Published by Aperture. Introduction by Lucy R. Lippard. Text by Vince Aletti, Barry Blinderman, Cynthia Carr, David Cole, Shannon Ebner, Leonard Fink, Karen Finley, Nan Goldin, Félix Guattari, Wade Guyton, Melissa Harris, Elizabeth Hess, Tessa Hughes-Freeland, Peter Hujar, Fran Lebowitz, Sylvère Lotringer, Carlo McCormick, Henrik Olesen, Wendy Olsoff, Adam Putnam, Tom Rauffenbart, James Romberger, Emily Roysdon, Marion Scemama, Gary Schneider, Amy Scholder, Kiki Smith, Andreas Sterzing, Zoe Strauss, Marvin J. Taylor, Lynne Tillman, Wolfgang Tillmans.
David Wojnarowicz's use of photography, often done in conjunction with writing or painting, was extraordinary—as was his way of addressing the AIDS crisis and issues of censorship and homophobia. Brush Fires in the Social Landscape, begun in collaboration with the artist before his death in 1992 and first published in 1994, engaged what Wojnarowicz would refer to as his "tribe" or community. Contributors—from artist and writer friends such as Karen Finley, Nan Goldin, Kiki Smith, Vince Aletti, C. Carr and Lucy R. Lippard, to David Cole, the lawyer who represented him in his case against Donald Wildmon and the American Family Association—together offer a compelling, provocative understanding of the artist and his work. Brush Fires is also the only book that features the breadth of Wojnarowicz's work with photography. Now, on the twentieth anniversary of Brush Fires, when interest in the artist's work has increased exponentially, this expanded and redesigned edition of this seminal publication puts the work in front of an audience all over again while maintaining the integrity of the original. Through the lens of various contributors, the book addresses Wojnarowicz's profound legacy: the relentless censorship and ethical issues, alongside his aesthetic brilliance, courage and influence. David Wojnarowicz was born in Redbank, New Jersey, in 1954 and died of AIDS in New York in 1992. His artwork is in numerous private and public collections, including The Museum of Modern Art and Whitney Museum of American Art, New York; Los Angeles County Museum of Art; and the National Gallery of Canada, Ottawa, among other institutions. The author of five books, Wojnarowicz attained national prominence as a writer and advocate for AIDS awareness, and for his stance against censorship.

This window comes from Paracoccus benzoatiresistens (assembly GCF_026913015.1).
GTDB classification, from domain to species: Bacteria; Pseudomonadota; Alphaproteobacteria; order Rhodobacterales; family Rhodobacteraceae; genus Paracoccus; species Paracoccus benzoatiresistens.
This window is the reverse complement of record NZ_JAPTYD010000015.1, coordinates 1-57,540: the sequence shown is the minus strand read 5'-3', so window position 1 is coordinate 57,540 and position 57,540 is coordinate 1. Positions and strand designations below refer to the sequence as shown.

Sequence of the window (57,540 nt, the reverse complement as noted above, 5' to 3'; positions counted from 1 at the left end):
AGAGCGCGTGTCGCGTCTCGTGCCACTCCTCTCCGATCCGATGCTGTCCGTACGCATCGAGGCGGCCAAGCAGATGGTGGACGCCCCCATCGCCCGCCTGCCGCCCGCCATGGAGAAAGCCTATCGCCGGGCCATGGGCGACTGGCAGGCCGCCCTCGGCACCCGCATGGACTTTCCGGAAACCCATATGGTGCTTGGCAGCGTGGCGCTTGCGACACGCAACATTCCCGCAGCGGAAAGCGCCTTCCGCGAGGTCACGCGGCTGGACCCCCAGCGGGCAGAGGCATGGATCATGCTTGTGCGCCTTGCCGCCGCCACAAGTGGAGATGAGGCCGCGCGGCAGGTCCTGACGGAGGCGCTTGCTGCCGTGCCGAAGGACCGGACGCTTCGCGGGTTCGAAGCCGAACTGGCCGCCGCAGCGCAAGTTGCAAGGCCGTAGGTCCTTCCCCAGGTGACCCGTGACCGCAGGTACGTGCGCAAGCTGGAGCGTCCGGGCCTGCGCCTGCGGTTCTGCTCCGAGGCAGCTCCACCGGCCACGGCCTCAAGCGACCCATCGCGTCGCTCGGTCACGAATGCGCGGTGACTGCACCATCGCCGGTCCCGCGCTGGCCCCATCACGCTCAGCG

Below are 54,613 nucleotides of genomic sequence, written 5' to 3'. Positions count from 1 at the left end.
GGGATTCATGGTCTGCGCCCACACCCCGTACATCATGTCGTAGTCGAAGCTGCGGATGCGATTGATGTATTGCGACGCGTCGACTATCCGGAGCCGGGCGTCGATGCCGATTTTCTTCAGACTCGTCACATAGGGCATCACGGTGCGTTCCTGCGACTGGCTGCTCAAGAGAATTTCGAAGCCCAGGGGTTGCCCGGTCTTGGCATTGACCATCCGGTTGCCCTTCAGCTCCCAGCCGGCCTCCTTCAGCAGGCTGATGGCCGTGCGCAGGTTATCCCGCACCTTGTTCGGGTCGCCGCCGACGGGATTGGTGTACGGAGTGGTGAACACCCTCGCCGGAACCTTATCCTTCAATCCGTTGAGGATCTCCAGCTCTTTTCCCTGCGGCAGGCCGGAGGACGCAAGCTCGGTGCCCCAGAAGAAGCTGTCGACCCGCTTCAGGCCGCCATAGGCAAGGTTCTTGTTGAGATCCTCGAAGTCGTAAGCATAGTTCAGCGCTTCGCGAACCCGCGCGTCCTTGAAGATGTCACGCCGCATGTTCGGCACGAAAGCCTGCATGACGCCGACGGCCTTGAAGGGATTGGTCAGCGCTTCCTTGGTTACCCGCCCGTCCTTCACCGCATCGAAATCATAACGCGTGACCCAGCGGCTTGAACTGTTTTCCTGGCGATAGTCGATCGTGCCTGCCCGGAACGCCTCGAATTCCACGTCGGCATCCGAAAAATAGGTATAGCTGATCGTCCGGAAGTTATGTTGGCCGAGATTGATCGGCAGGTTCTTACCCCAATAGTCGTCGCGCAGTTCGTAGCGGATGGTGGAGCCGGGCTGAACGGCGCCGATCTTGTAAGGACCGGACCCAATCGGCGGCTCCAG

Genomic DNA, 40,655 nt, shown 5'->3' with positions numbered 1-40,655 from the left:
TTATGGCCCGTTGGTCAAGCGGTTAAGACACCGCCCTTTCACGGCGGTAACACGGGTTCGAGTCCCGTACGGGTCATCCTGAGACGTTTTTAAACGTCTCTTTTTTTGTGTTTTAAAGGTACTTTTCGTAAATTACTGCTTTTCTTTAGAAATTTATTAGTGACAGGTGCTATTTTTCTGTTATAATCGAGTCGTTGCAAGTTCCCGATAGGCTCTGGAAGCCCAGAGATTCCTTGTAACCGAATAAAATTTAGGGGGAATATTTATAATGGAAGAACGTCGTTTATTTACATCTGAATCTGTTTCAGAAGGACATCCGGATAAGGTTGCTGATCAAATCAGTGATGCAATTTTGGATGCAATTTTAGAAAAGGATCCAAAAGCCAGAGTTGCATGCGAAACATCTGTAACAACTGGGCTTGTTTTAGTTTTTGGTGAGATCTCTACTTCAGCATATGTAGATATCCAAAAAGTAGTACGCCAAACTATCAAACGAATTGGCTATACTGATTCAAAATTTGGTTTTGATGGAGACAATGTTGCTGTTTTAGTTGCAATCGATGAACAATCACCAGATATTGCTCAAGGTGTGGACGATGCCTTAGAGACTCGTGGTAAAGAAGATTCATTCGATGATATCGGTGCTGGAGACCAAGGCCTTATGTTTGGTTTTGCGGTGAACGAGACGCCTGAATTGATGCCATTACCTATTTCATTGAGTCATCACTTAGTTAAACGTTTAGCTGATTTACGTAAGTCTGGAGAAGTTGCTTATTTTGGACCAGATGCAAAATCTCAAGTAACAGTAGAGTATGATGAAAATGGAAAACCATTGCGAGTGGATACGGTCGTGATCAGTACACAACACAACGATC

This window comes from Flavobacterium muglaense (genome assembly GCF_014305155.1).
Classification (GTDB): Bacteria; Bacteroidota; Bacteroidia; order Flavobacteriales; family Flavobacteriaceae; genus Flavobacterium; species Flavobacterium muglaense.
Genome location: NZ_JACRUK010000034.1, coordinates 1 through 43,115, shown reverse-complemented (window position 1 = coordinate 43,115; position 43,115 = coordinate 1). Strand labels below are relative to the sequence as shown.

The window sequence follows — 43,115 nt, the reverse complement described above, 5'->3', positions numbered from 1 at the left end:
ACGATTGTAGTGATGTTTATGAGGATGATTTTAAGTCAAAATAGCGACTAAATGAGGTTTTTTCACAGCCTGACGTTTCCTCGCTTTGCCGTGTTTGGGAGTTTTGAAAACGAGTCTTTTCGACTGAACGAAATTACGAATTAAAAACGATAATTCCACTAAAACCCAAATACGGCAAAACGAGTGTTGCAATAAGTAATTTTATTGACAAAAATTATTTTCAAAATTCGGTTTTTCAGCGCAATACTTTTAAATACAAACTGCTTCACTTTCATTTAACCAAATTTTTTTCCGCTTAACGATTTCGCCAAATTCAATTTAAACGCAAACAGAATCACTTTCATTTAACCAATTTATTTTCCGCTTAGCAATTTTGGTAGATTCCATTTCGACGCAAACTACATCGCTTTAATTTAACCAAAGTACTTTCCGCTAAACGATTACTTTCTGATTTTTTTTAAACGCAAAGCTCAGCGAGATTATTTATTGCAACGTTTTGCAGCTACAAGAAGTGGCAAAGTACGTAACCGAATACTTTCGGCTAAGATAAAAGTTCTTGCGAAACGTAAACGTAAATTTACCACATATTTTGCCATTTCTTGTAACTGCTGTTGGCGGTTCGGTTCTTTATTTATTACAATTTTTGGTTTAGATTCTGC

BOOK FORMAT Hardcover, 7.25 x 9.25 in. / 240 pgs / illustrated throughout.
PUBLISHING STATUS Pub Date 4/28/2015 No longer our product
DISTRIBUTION Contact Publisher
PRODUCT DETAILS ISBN 9781597112949TRADE List Price: $55.00 CDN $65.00
Published by Roth Horowitz, LLC/PPP Editions. Edited by Andrew Roth. Essay by Jim Lewis.
In 1978 David Wojnarowicz took a series of photographs of a man wearing a paper mask bearing the face of Arthur Rimbaud, the French poet. Wojnarowicz was 24 when he shot most of the Rimbaud in New York series, and the urban situations in which he poses the masked figure represent a specific moment in history: post-Stonewall but pre-AIDS, a land of sex, drugs, art, love, and wondrous bohemian existence. When a few pictures from the series were published in the Soho Weekly News in 1980, they were the first of his works to make it into print. This volume reproduces for the first time, the series in its entirety.
PUBLISHER Roth Horowitz, LLC/PPP Editions
BOOK FORMAT Clothbound, 8.75 x 11.5 in. / 108 pgs / 5 color.
PUBLISHING STATUS Pub Date 10/2/2004 No longer our product
DISTRIBUTION D.A.P. Exclusive Catalog: FALL 2004
PRODUCT DETAILS ISBN 9780971548022SDNR30 List Price: $70.00 CDN $85.00
Published by Artspace Books. By David Wojnarowicz.
Not content to be a tremendous photographer, painter, filmmaker, performance artist and activist David Wojnarowicz (1954-92) was also the author of three classic books: Close to the Knives, The Waterfront Journals and Memories That Smell Like Gasoline, now back in print from Artspace. This volume collects four tales--"Into the Drift and Sway," "Doing Time in a Disposable Body," "Spiral" and the title story--interspersed with ink drawings by the artist. "Sometimes it gets dark in here behind these eyes I feel like the physical equivalent of a scream. The highway at night in the headlights of this speeding car speeding is the only motion that lets the heart unravel and in the wind of the road the two story framed houses appear one after the other like some cinematic stage set..." From these opening sentences of the book (in "Into the Drift and Sway"), Wojnarowicz lets loose a salvo of explicit gay sexual reverie harshly lit by the New York cityscape.